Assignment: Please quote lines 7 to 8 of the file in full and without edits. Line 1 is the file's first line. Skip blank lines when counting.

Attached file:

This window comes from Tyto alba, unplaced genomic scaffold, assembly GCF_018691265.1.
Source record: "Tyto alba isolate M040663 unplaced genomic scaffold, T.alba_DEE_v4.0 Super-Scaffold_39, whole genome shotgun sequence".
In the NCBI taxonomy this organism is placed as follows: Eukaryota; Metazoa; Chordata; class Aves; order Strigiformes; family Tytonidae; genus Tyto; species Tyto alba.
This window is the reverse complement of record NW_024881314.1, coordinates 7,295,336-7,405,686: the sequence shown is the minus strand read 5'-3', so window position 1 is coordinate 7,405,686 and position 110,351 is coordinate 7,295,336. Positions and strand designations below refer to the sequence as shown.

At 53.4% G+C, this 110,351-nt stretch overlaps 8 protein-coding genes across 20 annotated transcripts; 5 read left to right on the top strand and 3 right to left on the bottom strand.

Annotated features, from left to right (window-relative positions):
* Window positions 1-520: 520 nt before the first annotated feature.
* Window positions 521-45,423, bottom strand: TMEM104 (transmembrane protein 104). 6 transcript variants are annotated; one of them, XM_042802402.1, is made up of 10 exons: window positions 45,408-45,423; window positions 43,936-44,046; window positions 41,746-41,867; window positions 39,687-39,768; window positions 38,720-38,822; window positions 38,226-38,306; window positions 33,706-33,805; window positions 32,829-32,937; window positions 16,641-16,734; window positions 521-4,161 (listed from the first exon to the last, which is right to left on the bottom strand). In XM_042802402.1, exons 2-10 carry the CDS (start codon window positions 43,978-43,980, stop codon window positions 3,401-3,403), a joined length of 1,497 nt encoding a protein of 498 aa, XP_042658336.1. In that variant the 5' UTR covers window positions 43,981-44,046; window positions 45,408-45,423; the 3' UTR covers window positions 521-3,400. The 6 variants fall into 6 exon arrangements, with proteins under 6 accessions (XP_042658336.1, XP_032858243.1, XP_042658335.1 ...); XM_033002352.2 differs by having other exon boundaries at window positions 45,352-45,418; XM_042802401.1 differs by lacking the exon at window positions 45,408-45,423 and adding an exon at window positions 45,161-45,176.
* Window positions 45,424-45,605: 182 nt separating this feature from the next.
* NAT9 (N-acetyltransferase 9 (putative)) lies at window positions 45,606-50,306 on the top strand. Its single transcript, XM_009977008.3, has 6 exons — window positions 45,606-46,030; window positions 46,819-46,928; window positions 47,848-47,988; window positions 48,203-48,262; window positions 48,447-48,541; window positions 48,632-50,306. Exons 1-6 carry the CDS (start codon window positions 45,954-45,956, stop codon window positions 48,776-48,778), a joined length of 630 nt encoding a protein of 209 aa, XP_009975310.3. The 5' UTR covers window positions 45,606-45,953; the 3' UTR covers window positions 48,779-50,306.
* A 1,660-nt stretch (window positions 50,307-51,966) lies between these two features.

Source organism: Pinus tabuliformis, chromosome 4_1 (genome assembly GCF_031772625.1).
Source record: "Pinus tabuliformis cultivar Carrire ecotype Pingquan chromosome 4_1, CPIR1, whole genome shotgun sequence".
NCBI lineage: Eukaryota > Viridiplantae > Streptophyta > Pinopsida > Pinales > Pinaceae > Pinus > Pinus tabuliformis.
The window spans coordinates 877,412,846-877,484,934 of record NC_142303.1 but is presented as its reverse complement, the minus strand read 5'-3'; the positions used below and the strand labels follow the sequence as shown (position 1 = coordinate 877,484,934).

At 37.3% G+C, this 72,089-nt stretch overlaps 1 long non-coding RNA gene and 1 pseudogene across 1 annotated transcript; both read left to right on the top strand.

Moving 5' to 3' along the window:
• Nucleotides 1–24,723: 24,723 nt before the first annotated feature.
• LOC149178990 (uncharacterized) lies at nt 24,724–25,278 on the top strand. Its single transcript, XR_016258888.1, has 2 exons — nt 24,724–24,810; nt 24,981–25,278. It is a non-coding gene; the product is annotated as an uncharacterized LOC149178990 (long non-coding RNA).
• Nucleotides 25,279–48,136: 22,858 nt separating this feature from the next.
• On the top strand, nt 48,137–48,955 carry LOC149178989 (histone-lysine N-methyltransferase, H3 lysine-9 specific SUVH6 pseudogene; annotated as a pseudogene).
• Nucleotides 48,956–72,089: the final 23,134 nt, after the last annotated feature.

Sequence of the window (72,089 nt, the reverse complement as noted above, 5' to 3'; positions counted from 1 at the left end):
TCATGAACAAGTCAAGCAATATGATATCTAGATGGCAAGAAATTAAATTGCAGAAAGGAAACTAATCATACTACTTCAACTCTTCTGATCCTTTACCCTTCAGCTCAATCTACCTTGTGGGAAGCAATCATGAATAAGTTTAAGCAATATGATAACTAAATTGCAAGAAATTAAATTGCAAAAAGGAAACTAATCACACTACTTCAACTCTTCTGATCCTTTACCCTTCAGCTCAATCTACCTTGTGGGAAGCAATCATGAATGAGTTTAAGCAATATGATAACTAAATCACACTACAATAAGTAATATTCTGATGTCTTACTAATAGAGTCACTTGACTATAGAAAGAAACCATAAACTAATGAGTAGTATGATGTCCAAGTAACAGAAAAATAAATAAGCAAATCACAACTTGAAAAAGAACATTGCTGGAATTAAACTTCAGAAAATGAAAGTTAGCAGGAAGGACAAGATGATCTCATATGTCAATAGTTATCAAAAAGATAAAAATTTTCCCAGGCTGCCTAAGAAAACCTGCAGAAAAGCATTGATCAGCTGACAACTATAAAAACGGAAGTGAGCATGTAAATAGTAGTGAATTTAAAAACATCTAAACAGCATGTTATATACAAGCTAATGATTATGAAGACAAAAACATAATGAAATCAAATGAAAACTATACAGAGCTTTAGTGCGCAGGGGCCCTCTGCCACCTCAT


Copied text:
* Window positions 1-520: 520 nt before the first annotated feature.
* Window positions 521-45,423, bottom strand: TMEM104 (transmembrane protein 104). 6 transcript variants are annotated; one of them, XM_042802402.1, is made up of 10 exons: window positions 45,408-45,423; window positions 43,936-44,046; window positions 41,746-41,867; window positions 39,687-39,768; window positions 38,720-38,822; window positions 38,226-38,306; window positions 33,706-33,805; window positions 32,829-32,937; window positions 16,641-16,734; window positions 521-4,161 (listed from the first exon to the last, which is right to left on the bottom strand). In XM_042802402.1, exons 2-10 carry the CDS (start codon window positions 43,978-43,980, stop codon window positions 3,401-3,403), a joined length of 1,497 nt encoding a protein of 498 aa, XP_042658336.1. In that variant the 5' UTR covers window positions 43,981-44,046; window positions 45,408-45,423; the 3' UTR covers window positions 521-3,400. The 6 variants fall into 6 exon arrangements, with proteins under 6 accessions (XP_042658336.1, XP_032858243.1, XP_042658335.1 ...); XM_033002352.2 differs by having other exon boundaries at window positions 45,352-45,418; XM_042802401.1 differs by lacking the exon at window positions 45,408-45,423 and adding an exon at window positions 45,161-45,176.